In December 2017, participants at the One Planet Summit cautioned that “we are losing the battle” on climate change and we are “nowhere near” being able to contain rising temperatures to between 1.5°C to 2°C. Altering the trajectory of carbon emissions will require operationalizing the Paris Accord’s Nationally Determined Contributions (NDCs) through public policies, public and private investments, and innovative financial instruments. Finance ministers are pivotal to achieving these objectives. From tax instruments to strengthening social and economic resilience, finance ministers have a wide range of policy instruments with which to fight climate change and manage the transition towards low carbon development. Key ingredients for a fiscal reform to move from fossil fuels to low carbon forms of energy include:
- Fossil fuels subsidy removal;
- Environmental tax reform (ETR);
- Incentives for the use of Renewable Energy Sources (RES).
Together, these policy measures send price signals to reduce emissions of carbon dioxide, and provide incentives for desirable activities like innovation and investments in energy efficiency. In addition, environmental revenues can be a much-needed source of domestic resources, which can be channeled towards reducing distortionary taxes or increased spending for adaptation or the provision of public goods like health and education.
Moreover, fiscal reform and regional energy market integration need to move in harmony. Regional market integration has a key role to play in the energy transition, as it is one of the options to provide the flexibility that electricity systems need to accommodate a large RES penetration. However, the benefits of regional electricity market integration can be reaped only if the interconnection infrastructure exists to enable trade and if no other barriers hinder trade, such as differences across countries in pricing and taxation regimes.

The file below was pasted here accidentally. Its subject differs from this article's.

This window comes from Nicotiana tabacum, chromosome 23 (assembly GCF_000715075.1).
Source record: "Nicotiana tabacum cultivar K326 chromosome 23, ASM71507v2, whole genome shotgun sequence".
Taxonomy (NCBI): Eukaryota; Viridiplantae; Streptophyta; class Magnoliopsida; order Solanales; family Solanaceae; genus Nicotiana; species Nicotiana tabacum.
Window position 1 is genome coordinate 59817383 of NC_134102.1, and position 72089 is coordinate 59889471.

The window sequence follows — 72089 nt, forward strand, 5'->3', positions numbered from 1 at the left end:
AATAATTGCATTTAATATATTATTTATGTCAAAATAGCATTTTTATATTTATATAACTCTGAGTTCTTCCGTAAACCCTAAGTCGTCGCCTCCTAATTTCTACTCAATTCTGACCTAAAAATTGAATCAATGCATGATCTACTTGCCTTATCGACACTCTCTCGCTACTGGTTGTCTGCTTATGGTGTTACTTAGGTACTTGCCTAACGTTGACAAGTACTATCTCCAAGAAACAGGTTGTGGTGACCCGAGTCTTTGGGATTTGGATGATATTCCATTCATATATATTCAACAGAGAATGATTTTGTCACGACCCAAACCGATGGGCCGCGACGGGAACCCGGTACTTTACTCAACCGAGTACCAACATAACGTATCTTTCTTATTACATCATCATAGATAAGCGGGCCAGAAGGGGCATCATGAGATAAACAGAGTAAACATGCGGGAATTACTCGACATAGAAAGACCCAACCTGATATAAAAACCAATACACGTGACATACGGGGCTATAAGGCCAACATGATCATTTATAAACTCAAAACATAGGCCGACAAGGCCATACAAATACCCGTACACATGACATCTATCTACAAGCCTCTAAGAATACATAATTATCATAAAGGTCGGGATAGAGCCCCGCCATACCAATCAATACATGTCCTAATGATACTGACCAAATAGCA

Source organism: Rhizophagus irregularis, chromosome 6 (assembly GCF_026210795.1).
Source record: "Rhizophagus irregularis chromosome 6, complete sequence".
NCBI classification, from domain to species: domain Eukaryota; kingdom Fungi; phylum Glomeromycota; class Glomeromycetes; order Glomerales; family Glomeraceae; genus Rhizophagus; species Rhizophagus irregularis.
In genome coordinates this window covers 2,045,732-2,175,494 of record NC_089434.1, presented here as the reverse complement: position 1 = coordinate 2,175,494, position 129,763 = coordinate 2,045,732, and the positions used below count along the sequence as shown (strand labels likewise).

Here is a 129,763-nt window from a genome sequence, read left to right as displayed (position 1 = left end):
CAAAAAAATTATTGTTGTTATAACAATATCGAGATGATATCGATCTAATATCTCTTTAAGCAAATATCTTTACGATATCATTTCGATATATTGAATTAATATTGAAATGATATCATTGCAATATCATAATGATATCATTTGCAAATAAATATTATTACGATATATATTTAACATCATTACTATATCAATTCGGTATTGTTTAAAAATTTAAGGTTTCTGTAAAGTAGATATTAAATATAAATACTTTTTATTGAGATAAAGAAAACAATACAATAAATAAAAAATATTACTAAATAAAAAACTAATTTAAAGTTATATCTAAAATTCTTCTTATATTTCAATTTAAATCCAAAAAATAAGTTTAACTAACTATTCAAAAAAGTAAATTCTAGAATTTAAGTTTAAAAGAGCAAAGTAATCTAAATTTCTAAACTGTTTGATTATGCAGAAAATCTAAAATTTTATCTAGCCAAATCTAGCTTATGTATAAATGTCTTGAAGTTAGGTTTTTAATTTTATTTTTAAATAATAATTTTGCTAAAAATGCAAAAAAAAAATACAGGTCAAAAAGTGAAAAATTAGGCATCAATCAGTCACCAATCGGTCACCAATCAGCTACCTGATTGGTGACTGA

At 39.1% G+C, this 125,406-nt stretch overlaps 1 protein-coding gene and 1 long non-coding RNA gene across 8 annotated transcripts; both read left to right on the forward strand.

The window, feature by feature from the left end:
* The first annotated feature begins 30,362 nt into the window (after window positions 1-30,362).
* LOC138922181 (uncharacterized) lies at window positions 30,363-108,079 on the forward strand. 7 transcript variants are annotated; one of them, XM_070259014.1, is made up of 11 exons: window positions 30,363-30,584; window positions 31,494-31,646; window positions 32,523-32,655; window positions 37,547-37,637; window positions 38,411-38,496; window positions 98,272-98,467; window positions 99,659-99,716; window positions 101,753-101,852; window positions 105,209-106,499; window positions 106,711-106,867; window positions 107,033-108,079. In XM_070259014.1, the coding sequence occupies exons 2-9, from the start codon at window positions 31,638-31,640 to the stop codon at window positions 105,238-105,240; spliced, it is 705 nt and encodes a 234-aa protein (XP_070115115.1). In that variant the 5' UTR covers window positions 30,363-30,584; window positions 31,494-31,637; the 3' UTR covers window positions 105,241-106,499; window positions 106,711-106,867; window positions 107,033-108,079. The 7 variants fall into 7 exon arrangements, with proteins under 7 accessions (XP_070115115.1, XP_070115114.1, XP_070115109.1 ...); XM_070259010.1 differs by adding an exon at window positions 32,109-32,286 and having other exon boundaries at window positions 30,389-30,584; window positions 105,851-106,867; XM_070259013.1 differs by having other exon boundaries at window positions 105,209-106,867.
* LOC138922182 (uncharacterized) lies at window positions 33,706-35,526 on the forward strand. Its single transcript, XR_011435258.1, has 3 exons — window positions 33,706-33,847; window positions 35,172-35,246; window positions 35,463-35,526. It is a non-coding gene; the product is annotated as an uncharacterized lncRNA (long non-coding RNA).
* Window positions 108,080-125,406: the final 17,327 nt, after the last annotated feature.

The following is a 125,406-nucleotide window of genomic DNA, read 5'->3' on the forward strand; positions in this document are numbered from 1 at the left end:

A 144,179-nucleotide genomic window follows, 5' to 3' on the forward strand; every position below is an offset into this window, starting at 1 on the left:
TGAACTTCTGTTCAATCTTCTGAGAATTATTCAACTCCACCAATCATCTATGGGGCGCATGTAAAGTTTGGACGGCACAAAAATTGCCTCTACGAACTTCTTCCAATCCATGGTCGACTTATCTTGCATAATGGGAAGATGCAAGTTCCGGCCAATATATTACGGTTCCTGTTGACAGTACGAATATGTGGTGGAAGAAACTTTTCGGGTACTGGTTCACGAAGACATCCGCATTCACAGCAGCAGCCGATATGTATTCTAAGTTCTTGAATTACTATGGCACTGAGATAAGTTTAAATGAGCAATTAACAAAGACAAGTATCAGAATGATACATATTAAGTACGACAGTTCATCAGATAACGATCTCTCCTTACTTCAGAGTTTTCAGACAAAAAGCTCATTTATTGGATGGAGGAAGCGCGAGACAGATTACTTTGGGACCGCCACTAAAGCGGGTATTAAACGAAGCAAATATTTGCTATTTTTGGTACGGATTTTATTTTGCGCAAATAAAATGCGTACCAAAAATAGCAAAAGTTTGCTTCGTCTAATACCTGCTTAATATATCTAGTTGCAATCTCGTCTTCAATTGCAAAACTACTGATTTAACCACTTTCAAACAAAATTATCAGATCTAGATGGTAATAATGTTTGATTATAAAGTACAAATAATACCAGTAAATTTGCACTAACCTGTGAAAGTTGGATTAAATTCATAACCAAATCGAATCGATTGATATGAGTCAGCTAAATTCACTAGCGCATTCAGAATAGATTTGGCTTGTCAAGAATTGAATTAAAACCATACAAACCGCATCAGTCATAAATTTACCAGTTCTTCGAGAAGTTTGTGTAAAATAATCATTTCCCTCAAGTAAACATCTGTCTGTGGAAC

The Center for Mediterranean Integration (CMI) and the Climate Action Peer Exchange (CAPE) organized jointly a workshop entitled “Fiscal Reforms for Low Carbon Growth in the Mediterranean”. The workshop took place at Villa Valmer in Marseille on 18-19 October 2018. It brought together around 30 participants, amongst whom high-level academics, representatives from international organizations (World Bank, IMF and OECD) and representatives from the governments of Algeria, Egypt, Lebanon, Morocco and Tunisia.
The objectives of the workshop are: (i) to discuss the fiscal reforms that are critical for a low carbon energy transition in the Mediterranean and (ii) to share country experiences and knowledge on the design of fiscal reforms conducive to the energy transition. Countries that are just starting on the long path of energy pricing reforms can learn from those that have successfully implemented these reforms.
Session 1: Fossil Fuel Subsidy Reform: Why, How and When
- The Quest for Subsidies Reforms in the Middle East and North Africa Region (2010-2014) - Paolo Verme (WB)
- Energy Subsidies, Economic Growth, and CO2 Emissions - Gabriela Mundaca (WB)
- Energy Subsidies in Mediterranean Developing Countries and their Reform - Thomas Flochel (WB)
- Fiscal Reforms for a Low Carbon Energy Transition: The Experience of Egypt - Moheb Malak (Ministry of Finance)
Session 2: Environmental Tax Reforms: Rationale, Benefits and Pitfalls
- Environmental Tax Reforms: Rationale, Benefits and Pitfalls - Anil Markandya (Basque Centre for Climate Change)
- Tax Policy Aspects of Decarbonisation - Kurt Van Dender (OECD)
- Taxation and the Environment in MENA - Mario Mansour (IMF)
Session 3: Promoting the Use of Zero-carbon Energy: RES Support Schemes
- La promotion des énergies renouvelables: approche méthodologique - Jacques Percebois (CREDEN) (in French)
- The Evolution Toward Market Mechanisms Such As Auctions in the European Union Under the New RES Directive - Mario Ragwitz (ISI)
- Support Schemes in the South and East Mediterranean Countries - Emanuela Menichetti (OME)
- Role of Regional Trade in Supporting scale-up RES - Waleed Alsuraih (WB)